Timothy contemplated his hand, the back of which was marred with the greenish-turning-yellow residua of fairly extensive former black-and-blue patches.  “Oh.  Yeah,” he said, sounding quite dismissive even to his own ears.  “It hurts, especially if I bump it on something.  And writing hurts, too.  But that’s a good thing.”

“Why do you say that?” Dr. Putnam asked, eyeing Timothy quite sharply.

Timothy felt embarrassed, for reasons that weren’t clear to him.  “Do you think that’s wrong?” he asked in return.  “I mean…do you think that’s weird?”

“Not necessarily,” Dr. Putnam replied.  “I can think of many ways in which pain can be and is a good thing.  But I’m curious as to why you think so.”

“Oh,” Timothy said.  “Well…I guess it’s sort of like…like punishment, I guess.  I mean, partly, it’s just…it’s just what I deserve for what I did.  But also…I don’t know, maybe if it hurts enough, I won’t…won’t lose my temper like I did.”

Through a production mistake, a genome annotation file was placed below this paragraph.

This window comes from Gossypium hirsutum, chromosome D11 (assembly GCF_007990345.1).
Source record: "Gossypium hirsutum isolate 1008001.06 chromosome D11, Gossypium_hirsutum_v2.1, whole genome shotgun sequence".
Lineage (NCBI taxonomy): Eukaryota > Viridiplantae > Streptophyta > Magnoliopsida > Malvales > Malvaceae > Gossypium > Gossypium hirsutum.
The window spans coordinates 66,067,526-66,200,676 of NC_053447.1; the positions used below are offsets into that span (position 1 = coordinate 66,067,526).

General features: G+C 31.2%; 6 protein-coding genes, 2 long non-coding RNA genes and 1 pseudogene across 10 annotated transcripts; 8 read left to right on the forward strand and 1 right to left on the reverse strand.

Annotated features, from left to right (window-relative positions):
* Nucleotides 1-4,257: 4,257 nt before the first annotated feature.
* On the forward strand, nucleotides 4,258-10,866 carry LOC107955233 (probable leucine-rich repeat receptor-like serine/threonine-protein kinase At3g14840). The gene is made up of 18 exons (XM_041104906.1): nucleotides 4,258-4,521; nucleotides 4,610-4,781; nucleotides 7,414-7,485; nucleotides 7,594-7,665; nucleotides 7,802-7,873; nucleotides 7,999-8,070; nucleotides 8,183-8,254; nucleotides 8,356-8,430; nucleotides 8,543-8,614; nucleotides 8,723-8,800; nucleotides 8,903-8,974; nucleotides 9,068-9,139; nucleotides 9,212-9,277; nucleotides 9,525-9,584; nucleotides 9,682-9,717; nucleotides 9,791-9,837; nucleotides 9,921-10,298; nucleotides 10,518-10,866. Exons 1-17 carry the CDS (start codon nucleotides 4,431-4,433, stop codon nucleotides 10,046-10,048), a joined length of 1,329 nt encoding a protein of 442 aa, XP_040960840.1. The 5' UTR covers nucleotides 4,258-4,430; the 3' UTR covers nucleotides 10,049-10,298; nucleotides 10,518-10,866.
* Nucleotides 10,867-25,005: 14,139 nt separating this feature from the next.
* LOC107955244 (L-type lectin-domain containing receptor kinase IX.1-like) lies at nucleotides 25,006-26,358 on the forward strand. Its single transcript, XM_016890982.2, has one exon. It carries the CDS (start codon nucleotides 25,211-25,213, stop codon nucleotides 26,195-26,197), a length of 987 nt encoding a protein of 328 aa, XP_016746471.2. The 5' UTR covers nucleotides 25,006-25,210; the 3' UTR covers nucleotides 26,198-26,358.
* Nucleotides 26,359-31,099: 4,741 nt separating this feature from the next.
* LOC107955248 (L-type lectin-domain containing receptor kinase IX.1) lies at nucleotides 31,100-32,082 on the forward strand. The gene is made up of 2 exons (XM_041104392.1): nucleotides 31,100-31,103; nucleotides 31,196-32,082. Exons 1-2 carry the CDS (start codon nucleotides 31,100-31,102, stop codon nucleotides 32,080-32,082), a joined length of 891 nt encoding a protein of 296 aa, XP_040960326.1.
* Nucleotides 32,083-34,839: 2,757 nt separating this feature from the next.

“I see,” Dr. Putnam responded, nodding and smiling.  “So, you’re hoping for some Pavlovian conditioning, is that it?”

Timothy had not known what the man had meant.  If he’d been exposed to the concept before that day, he could not recall it.  “Some what?” he asked.

“Sorry,” Dr. Putnam said with a shake of his head.  “I’m sure they haven’t covered that yet in your biology classes.  Or perhaps it would be psychology.  But there was a scientist named Pavlov, and he demonstrated a thing called conditioned reflexes when he trained dogs to salivate…to drool…whenever he rung a particular bell.”